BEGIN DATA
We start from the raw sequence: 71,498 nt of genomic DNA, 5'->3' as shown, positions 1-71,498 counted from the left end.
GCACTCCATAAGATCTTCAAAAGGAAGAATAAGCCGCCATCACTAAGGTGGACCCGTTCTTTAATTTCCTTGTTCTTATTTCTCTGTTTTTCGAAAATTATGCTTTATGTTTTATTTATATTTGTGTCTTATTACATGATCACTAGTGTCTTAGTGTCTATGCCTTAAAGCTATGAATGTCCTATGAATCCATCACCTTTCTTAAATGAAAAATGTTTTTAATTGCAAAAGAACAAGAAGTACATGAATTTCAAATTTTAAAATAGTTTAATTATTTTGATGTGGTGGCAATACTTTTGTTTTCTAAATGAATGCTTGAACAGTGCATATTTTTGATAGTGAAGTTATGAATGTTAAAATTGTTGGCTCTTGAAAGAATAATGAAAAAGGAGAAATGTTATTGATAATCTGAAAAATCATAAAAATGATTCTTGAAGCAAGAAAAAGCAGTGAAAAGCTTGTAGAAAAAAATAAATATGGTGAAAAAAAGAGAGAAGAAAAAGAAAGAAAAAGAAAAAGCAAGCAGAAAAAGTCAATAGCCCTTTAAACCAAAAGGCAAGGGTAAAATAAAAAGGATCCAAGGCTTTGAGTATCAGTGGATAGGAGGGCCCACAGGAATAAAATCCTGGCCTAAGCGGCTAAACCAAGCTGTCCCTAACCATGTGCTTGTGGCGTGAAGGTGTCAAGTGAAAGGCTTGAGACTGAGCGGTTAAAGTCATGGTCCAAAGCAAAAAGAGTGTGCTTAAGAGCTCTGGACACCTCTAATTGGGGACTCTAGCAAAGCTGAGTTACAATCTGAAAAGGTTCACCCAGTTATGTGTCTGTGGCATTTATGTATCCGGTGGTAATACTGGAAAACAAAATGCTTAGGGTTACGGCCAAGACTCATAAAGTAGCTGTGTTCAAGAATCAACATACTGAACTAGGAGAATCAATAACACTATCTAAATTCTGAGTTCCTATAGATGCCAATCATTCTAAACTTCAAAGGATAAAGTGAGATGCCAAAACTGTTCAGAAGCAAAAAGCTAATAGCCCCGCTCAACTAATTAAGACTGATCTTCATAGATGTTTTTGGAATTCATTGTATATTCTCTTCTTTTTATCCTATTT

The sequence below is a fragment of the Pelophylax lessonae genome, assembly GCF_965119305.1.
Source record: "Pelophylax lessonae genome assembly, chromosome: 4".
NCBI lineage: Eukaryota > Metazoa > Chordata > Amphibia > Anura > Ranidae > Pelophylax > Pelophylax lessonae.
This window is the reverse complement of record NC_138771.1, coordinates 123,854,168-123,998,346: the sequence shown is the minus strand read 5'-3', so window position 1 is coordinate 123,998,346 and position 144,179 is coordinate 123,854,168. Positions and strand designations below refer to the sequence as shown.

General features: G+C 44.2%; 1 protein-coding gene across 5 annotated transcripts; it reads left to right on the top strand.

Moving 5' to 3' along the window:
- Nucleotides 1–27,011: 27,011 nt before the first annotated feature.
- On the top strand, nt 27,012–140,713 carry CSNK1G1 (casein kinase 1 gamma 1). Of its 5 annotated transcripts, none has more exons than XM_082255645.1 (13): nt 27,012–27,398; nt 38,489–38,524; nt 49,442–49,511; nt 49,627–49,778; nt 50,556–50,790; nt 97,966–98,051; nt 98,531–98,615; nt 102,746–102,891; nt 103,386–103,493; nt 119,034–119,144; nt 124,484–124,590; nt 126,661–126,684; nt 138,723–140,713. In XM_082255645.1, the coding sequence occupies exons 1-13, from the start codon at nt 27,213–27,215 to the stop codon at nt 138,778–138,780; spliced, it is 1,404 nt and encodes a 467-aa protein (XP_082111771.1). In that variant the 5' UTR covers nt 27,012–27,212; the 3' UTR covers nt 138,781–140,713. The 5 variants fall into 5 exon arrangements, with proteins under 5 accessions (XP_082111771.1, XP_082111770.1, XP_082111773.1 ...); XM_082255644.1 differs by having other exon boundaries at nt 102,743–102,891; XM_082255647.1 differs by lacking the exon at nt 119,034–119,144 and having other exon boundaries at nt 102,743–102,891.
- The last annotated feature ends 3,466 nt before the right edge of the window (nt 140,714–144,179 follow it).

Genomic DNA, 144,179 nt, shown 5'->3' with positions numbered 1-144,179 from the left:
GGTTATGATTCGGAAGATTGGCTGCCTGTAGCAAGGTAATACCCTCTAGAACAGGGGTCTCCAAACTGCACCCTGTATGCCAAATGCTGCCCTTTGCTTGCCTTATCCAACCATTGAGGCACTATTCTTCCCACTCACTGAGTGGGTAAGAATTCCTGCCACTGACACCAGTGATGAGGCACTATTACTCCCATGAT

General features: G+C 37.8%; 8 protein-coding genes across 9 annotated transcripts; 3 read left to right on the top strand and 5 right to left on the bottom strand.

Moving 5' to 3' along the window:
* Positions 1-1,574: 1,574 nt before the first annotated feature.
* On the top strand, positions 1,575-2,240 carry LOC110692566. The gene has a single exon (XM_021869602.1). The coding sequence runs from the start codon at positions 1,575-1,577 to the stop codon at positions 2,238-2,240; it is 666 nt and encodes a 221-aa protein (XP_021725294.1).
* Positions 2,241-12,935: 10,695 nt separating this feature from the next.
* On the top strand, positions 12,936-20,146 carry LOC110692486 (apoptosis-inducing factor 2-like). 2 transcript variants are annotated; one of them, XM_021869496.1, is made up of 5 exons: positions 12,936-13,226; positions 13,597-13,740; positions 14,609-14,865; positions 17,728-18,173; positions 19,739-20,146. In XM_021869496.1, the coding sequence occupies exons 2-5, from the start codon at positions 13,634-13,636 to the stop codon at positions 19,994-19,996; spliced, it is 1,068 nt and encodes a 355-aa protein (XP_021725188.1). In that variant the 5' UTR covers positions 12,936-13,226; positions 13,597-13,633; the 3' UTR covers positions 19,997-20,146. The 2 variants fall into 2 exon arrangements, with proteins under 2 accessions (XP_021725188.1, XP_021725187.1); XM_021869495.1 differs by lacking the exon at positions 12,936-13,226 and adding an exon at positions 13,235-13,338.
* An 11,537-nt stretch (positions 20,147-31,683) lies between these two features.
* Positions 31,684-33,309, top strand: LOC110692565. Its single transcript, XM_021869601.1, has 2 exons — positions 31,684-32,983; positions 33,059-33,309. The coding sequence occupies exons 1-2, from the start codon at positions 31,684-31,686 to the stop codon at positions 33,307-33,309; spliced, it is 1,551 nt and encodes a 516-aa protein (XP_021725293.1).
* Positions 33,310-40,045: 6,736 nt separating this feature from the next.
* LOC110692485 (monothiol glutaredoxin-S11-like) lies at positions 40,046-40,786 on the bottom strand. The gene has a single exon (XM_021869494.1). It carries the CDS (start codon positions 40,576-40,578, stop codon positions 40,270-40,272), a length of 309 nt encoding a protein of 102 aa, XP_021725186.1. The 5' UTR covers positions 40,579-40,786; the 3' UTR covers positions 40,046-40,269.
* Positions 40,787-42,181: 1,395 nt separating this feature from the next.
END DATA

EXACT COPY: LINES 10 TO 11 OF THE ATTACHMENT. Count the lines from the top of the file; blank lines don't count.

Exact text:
- On the top strand, nt 27,012–140,713 carry CSNK1G1 (casein kinase 1 gamma 1). Of its 5 annotated transcripts, none has more exons than XM_082255645.1 (13): nt 27,012–27,398; nt 38,489–38,524; nt 49,442–49,511; nt 49,627–49,778; nt 50,556–50,790; nt 97,966–98,051; nt 98,531–98,615; nt 102,746–102,891; nt 103,386–103,493; nt 119,034–119,144; nt 124,484–124,590; nt 126,661–126,684; nt 138,723–140,713. In XM_082255645.1, the coding sequence occupies exons 1-13, from the start codon at nt 27,213–27,215 to the stop codon at nt 138,778–138,780; spliced, it is 1,404 nt and encodes a 467-aa protein (XP_082111771.1). In that variant the 5' UTR covers nt 27,012–27,212; the 3' UTR covers nt 138,781–140,713. The 5 variants fall into 5 exon arrangements, with proteins under 5 accessions (XP_082111771.1, XP_082111770.1, XP_082111773.1 ...); XM_082255644.1 differs by having other exon boundaries at nt 102,743–102,891; XM_082255647.1 differs by lacking the exon at nt 119,034–119,144 and having other exon boundaries at nt 102,743–102,891.
- The last annotated feature ends 3,466 nt before the right edge of the window (nt 140,714–144,179 follow it).